The outcast in Jupiter’s Moon is more of the religious variety. In a thrilling, disorienting opening, a truckload of refugees stands in silence, listening through the container’s walls for the signal that it’s safe to disembark and start their new life in Hungary. But only a minute in, things go awry: Gunshots echo out, people push and punch one another to escape the vehicle, and the truck slowly descends into water, trapping some refugees and forcing others, including Aryan Dashni (Zsombor Jéger), to swim underwater to the shore, where more gunfire awaits them — think of the heart-pounding single-shot scenes from Children of Men. Aryan gets shots in the chest, and it seems his fate is certain. But we see this is something besides a refugee story when his body is suddenly pulled into the sky, defying gravity, lifted to safety and slowly healed midflight. Gabor Stern (Merab Ninidze), a doctor in need of salvation, befriends the angelic Aryan and tries to help him get to safety while the authorities track the duo and the narrative begins mirroring the story of Jesus. The allegories can get a little cheesy, but some incredible action sequences wash away much of that milky taste. In one car chase through the streets of Budapest, director Kornél Mundruczó mounts the camera to the grill of the car that’s tailing our heroes’ getaway vehicle. We race through the streets as people jump out of the way and cars spin off in every direction. It’s a single take with no cutaways; it relies solely on the choreography of this pulsing pursuit to ramp up tension. One way to get people to care about the plight of refugees might be to couch their stories in a package of breathtaking action.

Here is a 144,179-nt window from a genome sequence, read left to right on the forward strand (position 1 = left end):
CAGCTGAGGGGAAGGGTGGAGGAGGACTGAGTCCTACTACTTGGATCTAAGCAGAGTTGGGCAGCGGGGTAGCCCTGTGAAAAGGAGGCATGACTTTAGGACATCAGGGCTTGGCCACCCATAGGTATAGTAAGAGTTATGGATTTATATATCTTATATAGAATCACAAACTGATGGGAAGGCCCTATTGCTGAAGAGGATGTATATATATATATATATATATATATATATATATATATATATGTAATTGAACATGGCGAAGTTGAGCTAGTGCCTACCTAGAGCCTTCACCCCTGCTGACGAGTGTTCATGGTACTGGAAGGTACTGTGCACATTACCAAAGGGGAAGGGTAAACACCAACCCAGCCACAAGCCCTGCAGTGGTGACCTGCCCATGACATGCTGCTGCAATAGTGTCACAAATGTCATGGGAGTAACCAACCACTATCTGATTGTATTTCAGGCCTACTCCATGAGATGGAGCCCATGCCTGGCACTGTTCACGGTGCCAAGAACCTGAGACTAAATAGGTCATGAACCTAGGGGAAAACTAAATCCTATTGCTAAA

Let the Corpses Tan
is a story populated almost entirely by outsider characters, whose antisocial behavior leads them all to a remote home carved into the rocky Italian cliffside, where an eccentric, police-hating artist, Luce (Elina Löwensohn), and her guests are joined by a crew of misfit criminals on the lam. Co-directors Hélène Cattet and Bruno Forzani construct a stunning — even awe-inspiring — tale of double-crossing and unrepentant human casualty by employing the filmmaking methods of western director Sergio Leone, along with the lurid, exploitative imagery of classic Italian giallos. The camera will in one moment push in like a gunshot for an ultra-close-up of Luce’s shifty eyes before swing-panning out to a glaringly bright ecru wide shot of the coast’s rocky expanse, then pushing in again on an object of interest, like a pig carcass hanging in a kitchen — Cattet and Forzani would prefer you not get too comfortable. In one glorious scene of carnage, when one of the criminals is attempting to make off with the gold bricks weighing down the trunk of the getaway car, we’re seemingly transported to a surreal landscape of pitch-black nothingness. We know the man’s body is being riddled with bullets because of the sound of incessant gunshots, but Cattet and Forzani present the scene as the man being painted in iridescent gold as globules of the precious metal pour down around him. More times than I could count I had no idea what the hell was happening, and also just didn’t care that I didn’t know — this film is that strange and beautiful.